Monday, April 27, 2009

Desert Destination: Black Rock Lava Flow

Every Monday we visit a Desert Destination.
Out in the middle of the three-hour long drive between Ely and Tonopah, with no public bathrooms, no telephones, no gas, and no soda machines, part of US Highway 6 passes through the Lunar Crater Volcanic Field. A BLM sign alerts drivers who are still awake about the nearby Black Rock Lava Flow. You can see it from the highway, but it's much more interesting to take the one-mile detour (the sign says two miles, but it's wrong), and get out and stretch your legs a bit.

A sign gives some information about the lava flow with the unimaginative name. The lava flow is made of basalt. Hot lava swelled up inside the nearby cinder cone and broke through the walls, flowing towards the west. As the lava cooled, it solidified. The Black Rock Lava Flow is the youngest of the lava flows in the lunar volcanic field, and covers about 1,900 acres.

Behind the lava flow are a couple of the many cinder cones in the area. The entire Lunar Crater area in central Nevada encompasses about 100 square miles and includes more than 20 extinct volcanoes and 35 lava flows. You can read a bit more about the geology of the area on this USGS page.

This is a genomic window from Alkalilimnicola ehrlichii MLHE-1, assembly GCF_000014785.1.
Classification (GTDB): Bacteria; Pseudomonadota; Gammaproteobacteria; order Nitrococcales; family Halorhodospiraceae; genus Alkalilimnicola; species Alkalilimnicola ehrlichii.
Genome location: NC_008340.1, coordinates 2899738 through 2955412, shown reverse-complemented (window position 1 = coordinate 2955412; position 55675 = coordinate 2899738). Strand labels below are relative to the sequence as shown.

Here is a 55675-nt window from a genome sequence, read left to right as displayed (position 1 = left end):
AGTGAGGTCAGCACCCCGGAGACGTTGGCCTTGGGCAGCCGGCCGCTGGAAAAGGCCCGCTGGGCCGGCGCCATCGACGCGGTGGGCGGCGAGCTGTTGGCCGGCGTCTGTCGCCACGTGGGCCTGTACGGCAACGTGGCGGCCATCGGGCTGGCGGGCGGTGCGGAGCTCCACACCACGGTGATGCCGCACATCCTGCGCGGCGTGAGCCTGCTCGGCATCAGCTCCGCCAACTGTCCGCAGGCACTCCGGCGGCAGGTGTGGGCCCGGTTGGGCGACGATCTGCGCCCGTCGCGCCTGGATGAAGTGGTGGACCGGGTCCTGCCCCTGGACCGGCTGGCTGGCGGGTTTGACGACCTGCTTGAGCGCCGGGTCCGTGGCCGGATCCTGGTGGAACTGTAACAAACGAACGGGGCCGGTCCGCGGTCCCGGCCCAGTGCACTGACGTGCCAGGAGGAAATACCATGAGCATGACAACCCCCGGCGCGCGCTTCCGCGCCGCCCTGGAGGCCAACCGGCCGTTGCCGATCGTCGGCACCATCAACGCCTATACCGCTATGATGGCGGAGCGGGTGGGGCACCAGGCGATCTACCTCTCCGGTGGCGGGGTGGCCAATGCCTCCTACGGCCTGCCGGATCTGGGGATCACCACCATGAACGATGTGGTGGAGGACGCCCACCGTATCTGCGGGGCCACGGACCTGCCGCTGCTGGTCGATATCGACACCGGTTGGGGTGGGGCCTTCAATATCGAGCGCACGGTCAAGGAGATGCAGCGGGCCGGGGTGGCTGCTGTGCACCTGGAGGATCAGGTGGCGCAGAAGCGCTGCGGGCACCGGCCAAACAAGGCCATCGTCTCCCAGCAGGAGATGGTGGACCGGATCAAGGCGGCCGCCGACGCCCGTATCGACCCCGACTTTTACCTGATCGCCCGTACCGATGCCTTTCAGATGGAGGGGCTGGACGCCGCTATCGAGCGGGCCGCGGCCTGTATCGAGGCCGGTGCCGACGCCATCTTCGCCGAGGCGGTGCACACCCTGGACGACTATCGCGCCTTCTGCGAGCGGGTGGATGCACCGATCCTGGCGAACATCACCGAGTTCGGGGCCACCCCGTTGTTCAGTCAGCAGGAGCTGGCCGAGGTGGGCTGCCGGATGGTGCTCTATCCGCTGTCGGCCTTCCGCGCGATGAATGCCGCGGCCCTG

I was a little surprised when I walked up to the lava flow to see that not all of it was solid lava, like I've seen at other lava flows. The south edge of the lava flow has many scattered pieces of basalt.

Among the basalt are bushes and dirt--and probably quite a few wildflowers right about now.

I visited in March, when the temperatures were wonderful for exploring. In the middle of the summer, this area can be scorching, with the black basalt absorbing the hot desert sun. In the winter, it can be covered in snow.

The basalt hosts an interesting array of lichens. Here's an interesting post about lichens in the Salt Lake area. They certainly lend more color to what might be described as a rather stark view.

I should mention that the Black Rock Lava Flow is many hours away from the Black Rock Desert, where the (in)famous Burning Man Festival is held every year. 

Embedded in some of the basalt are rocks and crystals that the magma picked up deep within the earth on its way to the surface.

Lizards love to hang out in the lava field.

The road continues on around the lava field, where it becomes more continuous. I didn't have time to see the entire lava field, so when I got home I took a look at Google Earth and found this image of the lava flow (I added the labels):

As you can see, the lava flow really stands out from the surrounding scenery. Not too far away is Lunar Crater, a maar about 4,000 feet across and 400 feet deep. I hope to get there soon!

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